Explain like I’m 5: Kerberos

April 02, 2013 – revised May 30, 2013

Explain like I’m 5 years old: Kerberos – what is Kerberos, and why should I care?

While this topic probably can not be explained to a 5 year-old and be understood, this is my attempt at defragmenting documentation with some visual aids and digestible language.

In a nutshell

Basically, Kerberos comes down to just this:

  • a protocol for authentication
  • uses tickets to authenticate
  • avoids storing passwords locally or sending them over the internet
  • involves a trusted 3rd-party
  • built on symmetric-key cryptography

You have a ticket – your proof of identity encrypted with a secret key for the particular service requested – on your local machine (creation of a ticket is described below); so long as it’s valid, you can access the requested service that is within a Kerberos realm.

Typically, this is used within corporate/internal environments. Perhaps you want to access your internal payroll site to review what little bonus your boss has given you. Rather than re-entering your user/password credentials, your ticket (cached on your system) is used to authenticate allowing for single sign-on.

Your ticket is refreshed when you sign on to your computer, or when you kinit USER within your terminal.

For the trivia-loving folks, Kerberos’ name comes from Greek mythology, the three-headed guard dog of Hades. It’s pretty fitting since it takes a third-party (a Key Distribution Center) to authenticate between a client and a service or host machine.


Wikipedia

Kerberos Realm

Admins create realms – Kerberos realms – that will encompass all that is available to access. Granted, you may not have access to certain services or host machines that is defined within the policy management – developers should not access anything finance related, stuff like that. But a realm defines what Kerberos manages in terms of who can access what.

Your machine, the Client, lives within this realm, as well as the service or host you want to request and the Key Distribution Center, KDC (no, not the KGB, although I always think of that, too). In the following example, I separate out the Authentication Server and the Ticket Granting Server, but both are within the KDC.

Kerberos Realm

To keep in the back of your mind

You may want to come back up here after you read through the gritty details on how the example works.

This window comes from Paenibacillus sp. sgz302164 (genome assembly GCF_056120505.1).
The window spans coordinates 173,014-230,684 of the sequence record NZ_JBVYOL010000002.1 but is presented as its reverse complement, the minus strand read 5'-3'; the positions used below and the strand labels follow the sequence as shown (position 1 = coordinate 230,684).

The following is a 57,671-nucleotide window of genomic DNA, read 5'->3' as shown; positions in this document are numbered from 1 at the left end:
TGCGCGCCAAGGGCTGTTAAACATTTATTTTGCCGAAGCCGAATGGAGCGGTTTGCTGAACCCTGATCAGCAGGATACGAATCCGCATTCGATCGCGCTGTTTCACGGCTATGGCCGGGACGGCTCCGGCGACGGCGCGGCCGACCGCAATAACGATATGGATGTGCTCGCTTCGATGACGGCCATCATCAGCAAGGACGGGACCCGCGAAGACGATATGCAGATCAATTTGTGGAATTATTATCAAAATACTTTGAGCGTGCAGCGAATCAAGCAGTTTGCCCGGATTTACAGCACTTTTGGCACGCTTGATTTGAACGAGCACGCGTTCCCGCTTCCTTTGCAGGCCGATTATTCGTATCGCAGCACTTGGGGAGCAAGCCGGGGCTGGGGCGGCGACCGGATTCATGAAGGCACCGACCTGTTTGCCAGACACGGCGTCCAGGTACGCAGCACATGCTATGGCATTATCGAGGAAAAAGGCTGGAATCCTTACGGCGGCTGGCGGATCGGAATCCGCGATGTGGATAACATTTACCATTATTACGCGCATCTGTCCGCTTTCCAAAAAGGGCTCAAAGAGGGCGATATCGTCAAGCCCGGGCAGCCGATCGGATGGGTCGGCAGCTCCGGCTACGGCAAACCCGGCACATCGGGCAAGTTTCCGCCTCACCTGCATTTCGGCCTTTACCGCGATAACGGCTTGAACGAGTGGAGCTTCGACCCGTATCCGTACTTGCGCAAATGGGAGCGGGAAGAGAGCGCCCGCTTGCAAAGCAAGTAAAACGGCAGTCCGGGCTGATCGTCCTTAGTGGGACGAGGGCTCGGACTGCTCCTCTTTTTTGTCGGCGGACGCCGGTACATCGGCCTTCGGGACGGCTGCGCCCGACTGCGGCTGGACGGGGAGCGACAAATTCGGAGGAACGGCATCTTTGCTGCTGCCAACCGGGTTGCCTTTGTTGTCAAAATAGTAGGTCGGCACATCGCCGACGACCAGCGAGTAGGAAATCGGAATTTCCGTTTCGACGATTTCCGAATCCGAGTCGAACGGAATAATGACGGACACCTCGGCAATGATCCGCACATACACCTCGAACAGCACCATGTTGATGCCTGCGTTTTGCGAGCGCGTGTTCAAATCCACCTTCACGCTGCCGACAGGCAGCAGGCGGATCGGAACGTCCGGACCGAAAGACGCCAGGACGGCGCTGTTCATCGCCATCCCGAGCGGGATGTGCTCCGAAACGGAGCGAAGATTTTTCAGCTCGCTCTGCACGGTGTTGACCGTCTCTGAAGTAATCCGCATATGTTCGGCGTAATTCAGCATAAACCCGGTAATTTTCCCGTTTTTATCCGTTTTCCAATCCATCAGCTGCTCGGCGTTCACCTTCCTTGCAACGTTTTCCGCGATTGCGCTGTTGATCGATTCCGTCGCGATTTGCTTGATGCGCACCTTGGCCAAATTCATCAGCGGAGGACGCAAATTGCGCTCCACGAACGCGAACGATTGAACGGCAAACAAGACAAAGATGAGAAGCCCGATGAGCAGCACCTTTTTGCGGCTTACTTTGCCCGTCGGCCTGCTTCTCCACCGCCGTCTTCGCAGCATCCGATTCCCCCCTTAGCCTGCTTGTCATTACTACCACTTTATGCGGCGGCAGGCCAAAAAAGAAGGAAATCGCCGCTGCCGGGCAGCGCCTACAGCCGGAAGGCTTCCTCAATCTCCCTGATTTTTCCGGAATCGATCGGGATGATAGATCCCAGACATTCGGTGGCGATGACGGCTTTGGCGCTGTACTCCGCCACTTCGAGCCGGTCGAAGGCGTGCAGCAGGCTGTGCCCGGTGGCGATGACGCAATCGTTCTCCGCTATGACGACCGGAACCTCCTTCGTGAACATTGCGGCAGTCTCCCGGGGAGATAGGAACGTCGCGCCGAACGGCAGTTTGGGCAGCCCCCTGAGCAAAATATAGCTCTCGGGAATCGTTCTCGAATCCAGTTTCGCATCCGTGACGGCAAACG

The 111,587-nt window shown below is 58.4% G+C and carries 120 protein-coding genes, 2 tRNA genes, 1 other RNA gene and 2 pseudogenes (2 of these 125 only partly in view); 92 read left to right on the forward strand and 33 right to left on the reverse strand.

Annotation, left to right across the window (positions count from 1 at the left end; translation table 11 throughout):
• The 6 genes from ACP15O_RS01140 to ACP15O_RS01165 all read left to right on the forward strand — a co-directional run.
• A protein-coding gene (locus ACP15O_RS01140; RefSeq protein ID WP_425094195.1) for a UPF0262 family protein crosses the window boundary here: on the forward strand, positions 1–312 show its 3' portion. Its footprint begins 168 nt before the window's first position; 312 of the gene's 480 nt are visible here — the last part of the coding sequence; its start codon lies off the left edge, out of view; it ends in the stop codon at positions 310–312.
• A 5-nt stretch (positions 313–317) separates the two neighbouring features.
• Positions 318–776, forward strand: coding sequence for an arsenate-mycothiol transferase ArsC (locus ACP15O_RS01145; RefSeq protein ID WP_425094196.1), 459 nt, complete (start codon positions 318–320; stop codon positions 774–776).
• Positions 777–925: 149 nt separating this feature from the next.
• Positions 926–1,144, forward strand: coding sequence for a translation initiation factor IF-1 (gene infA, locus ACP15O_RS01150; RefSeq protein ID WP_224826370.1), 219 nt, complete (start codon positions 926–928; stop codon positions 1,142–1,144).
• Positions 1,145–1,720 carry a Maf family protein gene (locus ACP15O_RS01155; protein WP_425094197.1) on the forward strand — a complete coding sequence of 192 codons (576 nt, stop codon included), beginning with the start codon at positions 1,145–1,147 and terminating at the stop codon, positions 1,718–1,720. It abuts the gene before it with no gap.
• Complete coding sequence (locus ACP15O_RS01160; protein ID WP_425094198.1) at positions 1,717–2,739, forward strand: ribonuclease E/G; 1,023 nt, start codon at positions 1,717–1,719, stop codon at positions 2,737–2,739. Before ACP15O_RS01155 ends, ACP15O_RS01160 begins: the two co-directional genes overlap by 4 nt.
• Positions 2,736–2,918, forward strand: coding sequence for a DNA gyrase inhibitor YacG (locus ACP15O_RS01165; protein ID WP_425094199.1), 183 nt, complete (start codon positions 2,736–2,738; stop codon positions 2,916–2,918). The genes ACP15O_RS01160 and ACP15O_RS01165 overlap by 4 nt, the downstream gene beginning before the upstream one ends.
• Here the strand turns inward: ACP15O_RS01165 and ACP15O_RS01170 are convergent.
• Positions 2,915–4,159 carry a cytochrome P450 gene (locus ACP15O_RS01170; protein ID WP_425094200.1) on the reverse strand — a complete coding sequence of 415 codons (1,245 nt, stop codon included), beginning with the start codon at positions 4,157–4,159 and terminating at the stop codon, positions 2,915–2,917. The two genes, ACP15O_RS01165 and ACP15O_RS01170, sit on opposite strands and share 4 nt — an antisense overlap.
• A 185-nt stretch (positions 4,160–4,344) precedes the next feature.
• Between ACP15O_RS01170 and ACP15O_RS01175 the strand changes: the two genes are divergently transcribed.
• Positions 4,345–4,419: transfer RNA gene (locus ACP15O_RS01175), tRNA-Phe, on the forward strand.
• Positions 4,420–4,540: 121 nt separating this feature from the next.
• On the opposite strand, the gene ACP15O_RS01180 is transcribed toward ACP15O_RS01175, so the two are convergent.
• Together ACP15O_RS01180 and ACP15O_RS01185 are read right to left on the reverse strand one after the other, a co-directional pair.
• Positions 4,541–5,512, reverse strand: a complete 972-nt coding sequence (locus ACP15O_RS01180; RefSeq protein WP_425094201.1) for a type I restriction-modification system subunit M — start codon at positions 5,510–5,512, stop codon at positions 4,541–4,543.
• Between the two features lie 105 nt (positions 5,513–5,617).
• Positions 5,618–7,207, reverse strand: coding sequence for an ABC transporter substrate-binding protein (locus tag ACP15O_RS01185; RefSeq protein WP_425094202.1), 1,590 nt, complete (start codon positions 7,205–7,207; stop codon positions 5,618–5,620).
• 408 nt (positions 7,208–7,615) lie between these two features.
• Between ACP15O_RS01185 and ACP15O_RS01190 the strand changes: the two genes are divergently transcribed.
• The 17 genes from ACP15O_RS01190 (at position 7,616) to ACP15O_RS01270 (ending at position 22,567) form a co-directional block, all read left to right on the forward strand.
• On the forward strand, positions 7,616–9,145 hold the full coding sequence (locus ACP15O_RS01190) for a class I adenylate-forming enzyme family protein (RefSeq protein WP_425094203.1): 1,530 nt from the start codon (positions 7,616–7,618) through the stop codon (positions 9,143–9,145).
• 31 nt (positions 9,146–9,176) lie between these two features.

When requesting access to a service or host, three interactions take place between you and:

  • the Authentication Server
  • the Ticket Granting Server
  • the Service or host machine that you’re wanting access to.

Other important points:

  • With each interaction, you’ll receive two messages. Each message is one that you can decrypt, and one that you can not.
  • The service or machine you are requesting access to never communicates directly with the KDC.
  • The KDC stores all of the secret keys for user machines and services in its database.
  • Secret keys are passwords plus a salt that are hashed – the hash algorithm is chosen during implementation of the Kerberos setup. For services or host machines, there are no passwords (who would enter it). A key is actually generated by an admin during initial setup and memorized on the service/host machine.
  • Again, these secret keys are all stored in the KDC database; recall the Kerberos’ reliance on symmetric-key cryptography.
  • The KDC itself is encrypted with a master key to add a layer of difficulty from stealing keys from the database.
  • There are Kerberos configurations and implementations that use public-key cryptography instead of symmetrical key encryption.

An aside: the order of the messages and their contents discussed here does not reflect the order in which they are sent over TCP or UDP.

The example below describes what happens when you request something from an internal HTTP Service – like information regarding payroll within your corporate intranet.